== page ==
makes the point that: “Corporate Portals will provide access to everything from infrastructure to the desktop, so portal vendors will be the Microsofts of the future.”
He discusses four stages in the evolution of Corporate Portals:
- Enterprise information portals, which connect people with information
- Enterprise collaborative portals, which provide collaborative computing capabilities of all kinds
- Enterprise expertise portals, which connect people with other people based on their abilities, expertise, and interests
- Enterprise knowledge portals, which combine all of the above to deliver personalized content based on what each user is actually doing.
You can read Gerry Murray’s article: “The Portal is the Desktop” at www.intraspect.com. He discusses products that are starting to
appear in each of these Corporate Portal evolution stages. Another article on the Decision Processing web site: “The Enterprise Information Portal” discusses and categorizes a number of EIP
products. This article can be found at www.decisionprocessing.com.
We are beginning to see the early moves into the portal environment described above by Gerry Murray, with the emergence of Application Service Providers (ASPs). Early ASPs will typically also be
Internet Service Providers (ISPs). They will not only provide ready access to the Internet, but also offer access to much of the software that you need from your desktop, as well as to other
products such as Enterprise Resource Planning (ERP) systems from SAP and others.
This will be the true realization of Network Computing. Not by using Java as a portable language as promoted by Sun and Oracle. But by outsourcing hardware, servers, networks and network
management, software and software management, help desk, maintenance and other Total Costs of Ownership (TCO) to ASPs. This is a radical move that will transform desktop computing as we know it. It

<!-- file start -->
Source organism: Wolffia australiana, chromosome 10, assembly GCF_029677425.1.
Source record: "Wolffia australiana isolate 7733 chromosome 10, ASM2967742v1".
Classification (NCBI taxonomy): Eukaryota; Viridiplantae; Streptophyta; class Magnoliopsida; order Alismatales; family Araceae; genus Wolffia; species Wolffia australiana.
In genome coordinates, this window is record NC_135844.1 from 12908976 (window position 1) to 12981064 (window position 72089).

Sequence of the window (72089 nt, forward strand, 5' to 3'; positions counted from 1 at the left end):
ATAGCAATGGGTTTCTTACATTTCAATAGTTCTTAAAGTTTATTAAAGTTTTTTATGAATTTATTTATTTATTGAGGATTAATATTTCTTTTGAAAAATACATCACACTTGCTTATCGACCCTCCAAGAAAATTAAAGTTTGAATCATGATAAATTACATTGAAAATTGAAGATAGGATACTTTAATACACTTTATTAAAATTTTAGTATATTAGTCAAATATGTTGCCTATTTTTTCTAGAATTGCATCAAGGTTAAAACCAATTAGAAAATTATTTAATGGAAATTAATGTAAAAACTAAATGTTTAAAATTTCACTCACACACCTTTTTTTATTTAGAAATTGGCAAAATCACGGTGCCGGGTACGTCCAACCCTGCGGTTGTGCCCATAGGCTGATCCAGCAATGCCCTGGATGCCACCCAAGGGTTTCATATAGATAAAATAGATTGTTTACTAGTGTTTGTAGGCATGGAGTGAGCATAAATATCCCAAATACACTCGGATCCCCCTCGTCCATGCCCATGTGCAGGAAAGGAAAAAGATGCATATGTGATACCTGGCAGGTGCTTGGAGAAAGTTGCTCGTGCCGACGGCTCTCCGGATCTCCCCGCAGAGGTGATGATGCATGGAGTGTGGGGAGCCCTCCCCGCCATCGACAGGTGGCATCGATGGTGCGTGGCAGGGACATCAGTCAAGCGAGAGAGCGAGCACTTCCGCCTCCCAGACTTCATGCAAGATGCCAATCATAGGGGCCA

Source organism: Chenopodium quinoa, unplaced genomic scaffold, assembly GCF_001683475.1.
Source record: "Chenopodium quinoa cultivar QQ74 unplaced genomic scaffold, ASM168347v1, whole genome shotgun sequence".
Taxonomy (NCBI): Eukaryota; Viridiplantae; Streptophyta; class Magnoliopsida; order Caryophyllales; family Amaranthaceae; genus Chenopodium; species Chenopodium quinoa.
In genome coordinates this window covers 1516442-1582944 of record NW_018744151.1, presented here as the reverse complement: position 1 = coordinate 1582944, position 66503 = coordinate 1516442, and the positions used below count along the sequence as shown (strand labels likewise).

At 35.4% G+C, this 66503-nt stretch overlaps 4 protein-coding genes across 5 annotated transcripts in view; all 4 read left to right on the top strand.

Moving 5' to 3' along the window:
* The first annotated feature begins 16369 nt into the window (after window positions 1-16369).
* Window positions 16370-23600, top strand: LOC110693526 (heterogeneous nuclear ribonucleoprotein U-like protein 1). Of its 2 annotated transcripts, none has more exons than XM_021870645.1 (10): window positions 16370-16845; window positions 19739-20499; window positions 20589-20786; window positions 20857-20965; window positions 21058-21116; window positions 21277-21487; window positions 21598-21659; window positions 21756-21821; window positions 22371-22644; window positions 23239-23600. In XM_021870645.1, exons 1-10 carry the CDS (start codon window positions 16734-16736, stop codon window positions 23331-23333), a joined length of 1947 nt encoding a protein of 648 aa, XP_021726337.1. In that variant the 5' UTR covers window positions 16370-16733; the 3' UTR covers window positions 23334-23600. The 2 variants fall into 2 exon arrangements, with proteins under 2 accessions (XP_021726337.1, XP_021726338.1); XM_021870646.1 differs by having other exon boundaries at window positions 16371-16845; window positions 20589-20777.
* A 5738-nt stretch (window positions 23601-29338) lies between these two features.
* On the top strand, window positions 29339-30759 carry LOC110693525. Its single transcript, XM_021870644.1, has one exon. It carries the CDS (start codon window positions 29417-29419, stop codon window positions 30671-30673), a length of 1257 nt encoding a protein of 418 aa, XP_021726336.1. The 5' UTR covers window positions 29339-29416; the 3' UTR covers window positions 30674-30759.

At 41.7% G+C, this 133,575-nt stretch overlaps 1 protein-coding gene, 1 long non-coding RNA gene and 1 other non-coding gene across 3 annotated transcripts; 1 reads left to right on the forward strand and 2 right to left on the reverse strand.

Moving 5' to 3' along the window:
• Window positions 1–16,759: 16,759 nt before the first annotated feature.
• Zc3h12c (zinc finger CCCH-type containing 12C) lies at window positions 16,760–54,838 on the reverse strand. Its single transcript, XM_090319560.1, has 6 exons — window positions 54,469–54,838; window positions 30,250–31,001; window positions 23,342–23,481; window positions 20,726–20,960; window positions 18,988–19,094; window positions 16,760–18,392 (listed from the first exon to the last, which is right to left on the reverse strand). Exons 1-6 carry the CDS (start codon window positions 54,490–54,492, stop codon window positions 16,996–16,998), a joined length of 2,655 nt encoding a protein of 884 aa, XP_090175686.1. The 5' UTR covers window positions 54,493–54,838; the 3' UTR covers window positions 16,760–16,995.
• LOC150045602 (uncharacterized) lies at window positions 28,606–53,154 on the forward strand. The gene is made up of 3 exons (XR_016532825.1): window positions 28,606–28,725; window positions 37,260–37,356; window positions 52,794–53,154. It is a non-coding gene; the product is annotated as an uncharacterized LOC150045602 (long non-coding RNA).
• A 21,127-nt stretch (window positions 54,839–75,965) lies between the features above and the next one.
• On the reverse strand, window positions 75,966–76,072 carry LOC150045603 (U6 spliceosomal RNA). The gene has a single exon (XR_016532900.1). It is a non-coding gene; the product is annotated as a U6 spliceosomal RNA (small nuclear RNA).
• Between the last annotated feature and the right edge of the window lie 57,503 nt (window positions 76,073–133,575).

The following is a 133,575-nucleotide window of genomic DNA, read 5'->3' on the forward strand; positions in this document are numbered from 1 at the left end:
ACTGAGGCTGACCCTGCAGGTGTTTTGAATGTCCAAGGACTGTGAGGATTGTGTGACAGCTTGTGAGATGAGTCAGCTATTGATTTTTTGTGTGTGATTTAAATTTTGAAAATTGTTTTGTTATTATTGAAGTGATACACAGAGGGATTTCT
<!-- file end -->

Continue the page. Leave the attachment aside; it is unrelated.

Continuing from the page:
will provide ubiquitous computing through the Internet and the Intranet. And with a move to wider bandwidths on the Internet – with higher data rates available also through wireless computing via
PDAs or mobile phones that access the Internet for email and browsing – we will soon be able to work not just from the office, but from anywhere. In a few short years these ASPs will become
Information Utilities for the future.
Seeing the potential threat to its desktop monopoly that is presented by Corporate Portals and by ASPs, Microsoft has decided that it will adopt a win – win strategy by also becoming part of this
ultimate move to Network Computing. The release of Internet Explorer 5.0, followed in June by the release of Microsoft Office 2000, provide some support for this capability. With Office 2000,
Microsoft Office Web Server extensions for Intranet web servers within the enterprise can support collaboration and other groupware applications. But Microsoft will also offer these extensions to
ISPs to help them become ASPs. In the future, many of these ASPs will offer rental access to Microsoft and other applications, either for a fixed monthly fee, or on a pay-for-use basis. So
Microsoft will benefit both ways: not just by new product sales and upgrade sales as we have today, but also by pay-as-you-go license fees that are paid by ASPs to Microsoft.